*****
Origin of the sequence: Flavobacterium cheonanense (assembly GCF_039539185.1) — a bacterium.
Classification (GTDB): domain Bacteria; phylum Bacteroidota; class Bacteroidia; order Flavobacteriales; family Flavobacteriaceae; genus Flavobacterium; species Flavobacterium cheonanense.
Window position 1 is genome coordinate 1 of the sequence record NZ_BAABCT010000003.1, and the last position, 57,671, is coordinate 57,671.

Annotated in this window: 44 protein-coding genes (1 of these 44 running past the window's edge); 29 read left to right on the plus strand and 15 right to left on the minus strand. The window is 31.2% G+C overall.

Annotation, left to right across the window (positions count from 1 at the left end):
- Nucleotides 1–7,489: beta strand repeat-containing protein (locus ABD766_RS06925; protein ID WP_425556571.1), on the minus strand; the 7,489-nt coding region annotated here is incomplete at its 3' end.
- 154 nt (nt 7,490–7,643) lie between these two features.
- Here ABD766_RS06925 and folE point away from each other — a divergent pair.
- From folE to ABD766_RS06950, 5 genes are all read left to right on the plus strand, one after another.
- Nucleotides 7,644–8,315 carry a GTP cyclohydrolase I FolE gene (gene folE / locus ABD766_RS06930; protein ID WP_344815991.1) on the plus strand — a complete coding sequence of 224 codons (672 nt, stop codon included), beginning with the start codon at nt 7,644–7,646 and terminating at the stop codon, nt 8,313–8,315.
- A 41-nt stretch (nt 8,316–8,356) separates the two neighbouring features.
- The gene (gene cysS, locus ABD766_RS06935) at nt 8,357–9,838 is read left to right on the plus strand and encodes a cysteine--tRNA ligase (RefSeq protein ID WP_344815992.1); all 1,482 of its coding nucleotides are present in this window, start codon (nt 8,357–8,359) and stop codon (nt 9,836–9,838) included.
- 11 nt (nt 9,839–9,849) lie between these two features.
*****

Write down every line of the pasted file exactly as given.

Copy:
Origin of the sequence: Flavobacterium cheonanense (assembly GCF_039539185.1) — a bacterium.
Classification (GTDB): domain Bacteria; phylum Bacteroidota; class Bacteroidia; order Flavobacteriales; family Flavobacteriaceae; genus Flavobacterium; species Flavobacterium cheonanense.
Window position 1 is genome coordinate 1 of the sequence record NZ_BAABCT010000003.1, and the last position, 57,671, is coordinate 57,671.

Annotated in this window: 44 protein-coding genes (1 of these 44 running past the window's edge); 29 read left to right on the plus strand and 15 right to left on the minus strand. The window is 31.2% G+C overall.

Annotation, left to right across the window (positions count from 1 at the left end):
- Nucleotides 1–7,489: beta strand repeat-containing protein (locus ABD766_RS06925; protein ID WP_425556571.1), on the minus strand; the 7,489-nt coding region annotated here is incomplete at its 3' end.
- 154 nt (nt 7,490–7,643) lie between these two features.
- Here ABD766_RS06925 and folE point away from each other — a divergent pair.
- From folE to ABD766_RS06950, 5 genes are all read left to right on the plus strand, one after another.
- Nucleotides 7,644–8,315 carry a GTP cyclohydrolase I FolE gene (gene folE / locus ABD766_RS06930; protein ID WP_344815991.1) on the plus strand — a complete coding sequence of 224 codons (672 nt, stop codon included), beginning with the start codon at nt 7,644–7,646 and terminating at the stop codon, nt 8,313–8,315.
- A 41-nt stretch (nt 8,316–8,356) separates the two neighbouring features.
- The gene (gene cysS, locus ABD766_RS06935) at nt 8,357–9,838 is read left to right on the plus strand and encodes a cysteine--tRNA ligase (RefSeq protein ID WP_344815992.1); all 1,482 of its coding nucleotides are present in this window, start codon (nt 8,357–8,359) and stop codon (nt 9,836–9,838) included.
- 11 nt (nt 9,839–9,849) lie between these two features.